Coast Guard, Partners Complete Arctic Oil Recovery Exercise

MarineLink.com
Wednesday, September 11, 2013
Coast Guard Cutter Healy deckhands prepare to lower an unmanned underwater vehicle, operated by the Woods Hole Oceanographic Institute, into the Beaufort Sea. WHOI scientists used the UUV to monitor ice conditions from below during the simulated exercise. (U.S. Coast Guard photo by Petty Officer 3rd Class Grant DeVuyst)

Members of the Coast Guard Research and Development Center, under the guidance of the Coast Guard’s recently released Arctic Strategy, worked with partner federal agencies and scientific organizations to successfully complete a simulated spilled oil response and recovery exercise aboard the Coast Guard Cutter Healy on the Arctic ice field Tuesday.

The exercise involved air, surface and underwater assets to simulate the detection and recovery of oil from ice-strewn water.

Assets included small unmanned aircraft systems from the National Oceanic and Atmospheric Administration and the University of Alaska – Fairbanks, a Coast Guard Pacific Strike Team oil skimmer, a Research and Development Center remote-operated underwater vehicle, a Woods Hole Oceanographic Institute unmanned underwater vehicle and drifting buoy funded by the Bureau of Safety and Environmental Enforcement.

The test flights of the two SUAS systems were the first ever in the Arctic Ocean.

“We conducted this inter-agency exercise with our partners to assess the potential for these technologies to enhance the Coast Guard’s capability to respond to an oil spill in the icy waters of the Arctic,” said Rich Hansen, the chief scientist for the exercise and an engineer with the Research and Development Center. “Through inter-agency cooperation and teamwork we accomplished all our goals and gathered data to move forward in our mission as stewards of the pristine Arctic environment.”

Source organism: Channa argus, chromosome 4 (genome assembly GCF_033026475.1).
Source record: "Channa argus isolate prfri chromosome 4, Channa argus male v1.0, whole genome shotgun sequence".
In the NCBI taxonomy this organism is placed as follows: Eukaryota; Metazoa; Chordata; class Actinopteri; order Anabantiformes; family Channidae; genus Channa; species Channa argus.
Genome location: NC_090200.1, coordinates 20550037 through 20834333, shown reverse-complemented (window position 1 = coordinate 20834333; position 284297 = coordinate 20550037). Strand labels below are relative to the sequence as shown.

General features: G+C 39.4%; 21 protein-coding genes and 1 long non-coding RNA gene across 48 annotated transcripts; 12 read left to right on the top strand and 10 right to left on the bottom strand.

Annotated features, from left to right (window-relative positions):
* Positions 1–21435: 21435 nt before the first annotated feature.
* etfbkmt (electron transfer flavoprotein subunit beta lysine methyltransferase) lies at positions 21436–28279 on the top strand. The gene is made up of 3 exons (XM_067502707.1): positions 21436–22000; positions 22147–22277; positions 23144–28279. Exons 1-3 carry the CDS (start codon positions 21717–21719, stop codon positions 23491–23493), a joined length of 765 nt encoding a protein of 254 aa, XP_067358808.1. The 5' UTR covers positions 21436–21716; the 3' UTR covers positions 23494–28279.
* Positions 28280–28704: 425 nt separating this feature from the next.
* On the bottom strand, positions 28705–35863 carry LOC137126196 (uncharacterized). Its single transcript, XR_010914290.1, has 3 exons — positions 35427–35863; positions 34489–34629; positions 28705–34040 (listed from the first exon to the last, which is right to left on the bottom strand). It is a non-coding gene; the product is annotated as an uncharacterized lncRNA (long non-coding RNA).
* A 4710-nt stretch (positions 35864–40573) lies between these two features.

The crew of the Healy is deployed to the Beaufort Sea as part of the Coast Guard’s Arctic Shield 2013 mission.

Units, agencies and organizations involved in the exercise include: the Coast Guard Cutter Healy, the Coast Guard Research and Development Center, the Coast Guard’s National, Gulf, Atlantic and Pacific Strike Teams, Coast Guard Headquarters, Pacific Area and 17th District, NOAA, WHOI, BSEE, UAF and the Department of Homeland Security Maritime Center of Excellence.

uscg.mil
 

  • Members of the Coast Guard Cutter Healy deck department lower an oil skimmer into the ice-laden Beaufort Sea. Multiple Coast Guard units and partner agencies and organizations, coordinated by the Coast Guard Research and Development Center, cooperated to accomplish the exercise, which explored the potential for present technology to respond to an oil spill in the extreme Arctic environment. (U.S. Coast Guard photo by Petty Officer 3rd Class Grant DeVuyst)

    Members of the Coast Guard Cutter Healy deck department lower an oil skimmer into the ice-laden Beaufort Sea. Multiple Coast Guard units and partner agencies and organizations, coordinated by the Coast Guard Research and Development Center, cooperated to accomplish the exercise, which explored the potential for present technology to respond to an oil spill in the extreme Arctic environment. (U.S. Coast Guard photo by Petty Officer 3rd Class Grant DeVuyst)